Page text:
The Physicians’ Recovery Network identifies available resources for impaired (whether by substance abuse, physical or mental conditions) for podiatric physicians and/or members of the podiatric medical family to assist them to return to full life and effective professional practice. Biff Kramer, DPM, provides a 10-minute video introduction on how substance use disorders/addiction issues can happen to anyone—explaining how even the best and brightest can have up to a 20-percent chance at developing personally harmful substance habits. But with a little support, about 80 percent of affected physicians make a full recovery. Dr. Kramer introduces how the APMA's PRN serves members with great dedication, discretion, and empathy for doctors impacted by this issue.
50 Ways to Take a Break
This colorful graphic identifying multiple ways of de-stressing can be printed and posted for office use.
American Academy of Family Physicians: Physician Health First
The American Academy of Family Physicians (AAFP) understands that the health-care system is broken. For those who are AAFP members and have log-in access, this resource allows you to determine how affected you are by this troubled system, using the Maslow Burnout Inventory. The website provides the steps you can take to make an effective plan for coping with the stresses of working within a troubled health-care system and then helps you track your progress. Nonmembers are welcome to attend the Family Physician Health and Well-being Conference June 5–8 in Phoenix.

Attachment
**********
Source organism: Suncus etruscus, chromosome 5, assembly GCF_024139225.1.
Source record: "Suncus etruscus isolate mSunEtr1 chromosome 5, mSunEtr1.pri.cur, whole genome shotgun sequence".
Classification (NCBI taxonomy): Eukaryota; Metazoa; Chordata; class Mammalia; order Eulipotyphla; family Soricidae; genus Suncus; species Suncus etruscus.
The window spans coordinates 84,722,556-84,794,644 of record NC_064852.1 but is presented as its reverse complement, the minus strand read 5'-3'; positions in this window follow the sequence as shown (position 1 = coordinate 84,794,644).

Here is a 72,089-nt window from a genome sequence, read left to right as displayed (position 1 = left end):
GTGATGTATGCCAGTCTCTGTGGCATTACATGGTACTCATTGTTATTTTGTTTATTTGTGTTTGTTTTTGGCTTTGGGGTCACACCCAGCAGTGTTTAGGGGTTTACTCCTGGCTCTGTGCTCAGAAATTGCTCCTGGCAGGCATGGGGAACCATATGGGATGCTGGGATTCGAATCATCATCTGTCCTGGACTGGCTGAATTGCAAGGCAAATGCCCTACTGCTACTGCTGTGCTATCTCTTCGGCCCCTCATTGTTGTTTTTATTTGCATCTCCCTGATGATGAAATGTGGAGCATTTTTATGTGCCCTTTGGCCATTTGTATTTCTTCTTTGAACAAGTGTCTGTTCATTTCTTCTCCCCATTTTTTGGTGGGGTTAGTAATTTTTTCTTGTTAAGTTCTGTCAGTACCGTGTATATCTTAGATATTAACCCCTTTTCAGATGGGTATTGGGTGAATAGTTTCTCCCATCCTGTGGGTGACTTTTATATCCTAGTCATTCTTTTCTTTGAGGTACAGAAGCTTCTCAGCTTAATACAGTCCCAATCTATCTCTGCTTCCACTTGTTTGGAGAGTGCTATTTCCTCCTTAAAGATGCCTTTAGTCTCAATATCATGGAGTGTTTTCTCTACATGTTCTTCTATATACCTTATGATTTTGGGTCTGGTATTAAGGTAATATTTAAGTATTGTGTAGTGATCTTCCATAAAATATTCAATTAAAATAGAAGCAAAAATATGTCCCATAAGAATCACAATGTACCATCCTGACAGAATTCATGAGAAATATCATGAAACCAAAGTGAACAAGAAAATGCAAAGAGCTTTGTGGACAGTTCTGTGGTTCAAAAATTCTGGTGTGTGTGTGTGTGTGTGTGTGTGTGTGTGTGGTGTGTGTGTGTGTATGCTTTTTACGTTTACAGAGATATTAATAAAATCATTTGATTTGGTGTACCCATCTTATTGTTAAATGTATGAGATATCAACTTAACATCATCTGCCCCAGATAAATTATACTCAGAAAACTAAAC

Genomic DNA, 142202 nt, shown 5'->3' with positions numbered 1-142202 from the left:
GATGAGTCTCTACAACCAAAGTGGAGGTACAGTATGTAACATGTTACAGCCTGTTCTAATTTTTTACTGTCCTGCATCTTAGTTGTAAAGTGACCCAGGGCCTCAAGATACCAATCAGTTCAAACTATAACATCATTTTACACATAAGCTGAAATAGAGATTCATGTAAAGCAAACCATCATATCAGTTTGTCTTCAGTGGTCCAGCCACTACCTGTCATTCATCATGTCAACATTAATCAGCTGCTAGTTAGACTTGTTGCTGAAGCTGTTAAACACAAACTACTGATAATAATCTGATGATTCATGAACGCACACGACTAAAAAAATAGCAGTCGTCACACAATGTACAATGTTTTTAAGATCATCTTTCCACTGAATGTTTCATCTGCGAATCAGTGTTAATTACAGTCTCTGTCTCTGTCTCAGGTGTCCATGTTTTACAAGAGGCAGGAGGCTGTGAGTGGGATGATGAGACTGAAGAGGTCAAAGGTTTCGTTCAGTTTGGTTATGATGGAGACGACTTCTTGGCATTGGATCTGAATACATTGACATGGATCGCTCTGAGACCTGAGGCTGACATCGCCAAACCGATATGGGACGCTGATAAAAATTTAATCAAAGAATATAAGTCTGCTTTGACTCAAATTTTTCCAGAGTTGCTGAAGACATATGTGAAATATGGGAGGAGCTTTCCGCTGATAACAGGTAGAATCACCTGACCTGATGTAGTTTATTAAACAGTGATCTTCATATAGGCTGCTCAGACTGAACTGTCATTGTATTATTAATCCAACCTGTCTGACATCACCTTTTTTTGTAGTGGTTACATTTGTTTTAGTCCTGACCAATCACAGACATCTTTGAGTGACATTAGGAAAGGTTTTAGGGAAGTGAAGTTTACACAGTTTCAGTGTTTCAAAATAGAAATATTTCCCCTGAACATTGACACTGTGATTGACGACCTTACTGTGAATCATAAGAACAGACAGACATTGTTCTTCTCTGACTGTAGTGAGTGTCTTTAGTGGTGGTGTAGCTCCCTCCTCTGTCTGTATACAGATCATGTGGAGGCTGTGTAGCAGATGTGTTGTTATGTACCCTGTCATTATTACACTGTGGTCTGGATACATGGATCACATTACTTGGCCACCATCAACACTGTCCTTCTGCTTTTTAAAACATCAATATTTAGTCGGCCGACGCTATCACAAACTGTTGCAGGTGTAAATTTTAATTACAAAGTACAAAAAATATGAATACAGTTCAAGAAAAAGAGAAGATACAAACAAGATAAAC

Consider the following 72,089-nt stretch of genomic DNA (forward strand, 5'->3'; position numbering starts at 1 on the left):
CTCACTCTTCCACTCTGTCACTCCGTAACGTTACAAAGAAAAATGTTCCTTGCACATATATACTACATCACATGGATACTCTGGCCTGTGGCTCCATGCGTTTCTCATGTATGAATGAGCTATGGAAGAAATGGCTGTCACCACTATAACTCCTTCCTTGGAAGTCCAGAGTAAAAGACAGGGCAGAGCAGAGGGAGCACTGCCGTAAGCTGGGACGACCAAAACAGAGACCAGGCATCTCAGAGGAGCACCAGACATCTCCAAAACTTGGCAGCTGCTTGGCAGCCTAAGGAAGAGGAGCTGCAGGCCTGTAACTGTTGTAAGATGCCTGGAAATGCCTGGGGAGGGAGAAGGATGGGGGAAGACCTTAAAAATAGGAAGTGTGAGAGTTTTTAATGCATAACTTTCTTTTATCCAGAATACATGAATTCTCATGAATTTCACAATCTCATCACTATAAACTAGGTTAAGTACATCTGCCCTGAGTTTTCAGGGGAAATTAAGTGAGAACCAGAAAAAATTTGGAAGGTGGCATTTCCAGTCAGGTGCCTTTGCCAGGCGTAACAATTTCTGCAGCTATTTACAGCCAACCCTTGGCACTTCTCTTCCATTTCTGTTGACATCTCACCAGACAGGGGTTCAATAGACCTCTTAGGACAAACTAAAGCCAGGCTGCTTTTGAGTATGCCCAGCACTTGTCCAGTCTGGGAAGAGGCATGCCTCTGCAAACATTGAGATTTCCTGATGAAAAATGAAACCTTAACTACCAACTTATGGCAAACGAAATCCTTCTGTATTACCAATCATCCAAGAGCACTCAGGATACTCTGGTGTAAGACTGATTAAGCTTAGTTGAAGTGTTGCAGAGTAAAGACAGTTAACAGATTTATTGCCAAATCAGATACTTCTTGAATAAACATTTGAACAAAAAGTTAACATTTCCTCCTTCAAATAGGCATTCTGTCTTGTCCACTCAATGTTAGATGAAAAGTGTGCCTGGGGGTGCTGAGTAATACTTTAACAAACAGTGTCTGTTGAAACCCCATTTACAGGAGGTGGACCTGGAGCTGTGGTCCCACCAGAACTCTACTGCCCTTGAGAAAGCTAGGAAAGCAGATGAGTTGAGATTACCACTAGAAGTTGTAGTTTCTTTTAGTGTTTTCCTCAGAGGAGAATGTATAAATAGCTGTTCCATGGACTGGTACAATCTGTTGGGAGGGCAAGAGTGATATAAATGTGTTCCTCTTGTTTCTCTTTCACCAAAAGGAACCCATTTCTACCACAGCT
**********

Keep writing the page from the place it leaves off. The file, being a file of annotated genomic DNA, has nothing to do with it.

American Psychological Association: The Road to Resilience
Read the American Psychological Association's guide to resilience and coping mechanisms.
Institute for Healthcare Improvement’s Joy in Work
Highlighting the importance of a joyful workforce in health care, this resource offers a published paper and numerous videos of leading experts who share principles, techniques, and a framework to find joy in work and help avoid burnout.
International Doctors in Alcoholics Anonymous
International Doctors in Alcoholics Anonymous (IDAA) is a fellowship of doctors and their families whose primary purpose is to support one another in recovery from alcoholism and other drug addictions. The website provides information and resources for members, their families, and friends. The IDAA HelpLine is a network of volunteer doctors who talk to other doctors about addiction or related problems. The IDAA helps members find local meetings in their area.